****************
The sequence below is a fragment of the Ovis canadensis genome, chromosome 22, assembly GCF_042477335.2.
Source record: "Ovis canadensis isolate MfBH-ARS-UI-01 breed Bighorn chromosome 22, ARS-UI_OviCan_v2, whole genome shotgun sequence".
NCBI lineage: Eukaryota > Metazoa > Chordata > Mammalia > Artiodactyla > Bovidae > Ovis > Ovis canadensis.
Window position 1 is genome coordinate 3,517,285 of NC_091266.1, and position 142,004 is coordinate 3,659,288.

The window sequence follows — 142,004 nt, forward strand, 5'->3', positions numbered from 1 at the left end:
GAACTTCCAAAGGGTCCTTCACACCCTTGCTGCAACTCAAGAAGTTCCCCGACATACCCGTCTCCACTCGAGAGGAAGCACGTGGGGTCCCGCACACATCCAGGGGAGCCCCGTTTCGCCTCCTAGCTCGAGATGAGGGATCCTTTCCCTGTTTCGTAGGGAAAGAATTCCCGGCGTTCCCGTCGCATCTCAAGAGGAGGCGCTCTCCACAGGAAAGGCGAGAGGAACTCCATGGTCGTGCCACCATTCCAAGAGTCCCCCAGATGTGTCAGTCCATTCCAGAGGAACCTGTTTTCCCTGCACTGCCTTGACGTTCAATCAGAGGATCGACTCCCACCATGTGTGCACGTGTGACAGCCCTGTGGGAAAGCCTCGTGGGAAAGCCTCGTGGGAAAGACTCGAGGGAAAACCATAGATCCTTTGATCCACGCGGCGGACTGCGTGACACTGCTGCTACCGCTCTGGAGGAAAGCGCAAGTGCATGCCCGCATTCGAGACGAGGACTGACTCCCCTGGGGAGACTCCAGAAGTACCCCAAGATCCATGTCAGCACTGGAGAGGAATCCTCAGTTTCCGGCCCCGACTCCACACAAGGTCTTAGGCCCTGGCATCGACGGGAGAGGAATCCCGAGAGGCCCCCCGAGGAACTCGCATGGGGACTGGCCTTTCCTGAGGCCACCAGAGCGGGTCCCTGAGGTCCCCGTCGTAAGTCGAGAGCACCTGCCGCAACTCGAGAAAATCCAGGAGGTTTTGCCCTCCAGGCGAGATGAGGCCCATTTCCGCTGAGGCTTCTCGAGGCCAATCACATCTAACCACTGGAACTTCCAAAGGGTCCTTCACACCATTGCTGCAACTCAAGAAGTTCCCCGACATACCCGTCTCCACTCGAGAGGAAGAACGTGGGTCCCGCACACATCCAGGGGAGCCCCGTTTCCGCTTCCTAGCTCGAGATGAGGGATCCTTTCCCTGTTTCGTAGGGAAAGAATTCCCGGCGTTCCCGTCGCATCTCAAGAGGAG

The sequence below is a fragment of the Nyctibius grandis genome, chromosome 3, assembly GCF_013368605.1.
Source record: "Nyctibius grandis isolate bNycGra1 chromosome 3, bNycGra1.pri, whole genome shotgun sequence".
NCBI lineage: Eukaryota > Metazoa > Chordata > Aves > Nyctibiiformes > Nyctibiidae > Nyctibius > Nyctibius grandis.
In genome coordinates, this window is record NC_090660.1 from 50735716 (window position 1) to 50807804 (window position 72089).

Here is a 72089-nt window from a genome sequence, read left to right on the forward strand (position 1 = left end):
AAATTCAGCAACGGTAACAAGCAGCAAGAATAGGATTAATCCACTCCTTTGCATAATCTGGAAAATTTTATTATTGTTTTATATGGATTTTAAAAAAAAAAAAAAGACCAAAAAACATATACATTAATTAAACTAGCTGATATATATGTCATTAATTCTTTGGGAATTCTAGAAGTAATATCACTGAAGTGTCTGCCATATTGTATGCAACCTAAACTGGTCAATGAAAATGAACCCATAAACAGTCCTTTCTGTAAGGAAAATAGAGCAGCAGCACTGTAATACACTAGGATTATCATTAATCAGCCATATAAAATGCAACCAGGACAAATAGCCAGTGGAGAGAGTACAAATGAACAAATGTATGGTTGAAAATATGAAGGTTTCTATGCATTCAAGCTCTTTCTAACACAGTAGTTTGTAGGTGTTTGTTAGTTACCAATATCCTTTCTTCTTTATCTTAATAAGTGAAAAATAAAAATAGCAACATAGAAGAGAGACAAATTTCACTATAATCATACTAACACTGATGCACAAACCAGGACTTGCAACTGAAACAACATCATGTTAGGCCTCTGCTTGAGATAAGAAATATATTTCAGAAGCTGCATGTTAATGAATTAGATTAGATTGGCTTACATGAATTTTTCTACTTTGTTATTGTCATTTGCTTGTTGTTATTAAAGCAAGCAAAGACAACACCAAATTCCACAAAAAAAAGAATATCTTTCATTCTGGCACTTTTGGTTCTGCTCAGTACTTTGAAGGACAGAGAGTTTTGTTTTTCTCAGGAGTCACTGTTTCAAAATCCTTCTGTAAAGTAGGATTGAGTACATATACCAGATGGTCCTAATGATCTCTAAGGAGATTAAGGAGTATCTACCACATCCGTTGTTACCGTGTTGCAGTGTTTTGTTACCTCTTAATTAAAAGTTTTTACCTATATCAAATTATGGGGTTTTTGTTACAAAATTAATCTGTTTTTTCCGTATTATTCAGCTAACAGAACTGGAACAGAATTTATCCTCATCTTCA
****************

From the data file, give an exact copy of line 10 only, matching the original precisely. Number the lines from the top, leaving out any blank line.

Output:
In genome coordinates, this window is record NC_090660.1 from 50735716 (window position 1) to 50807804 (window position 72089).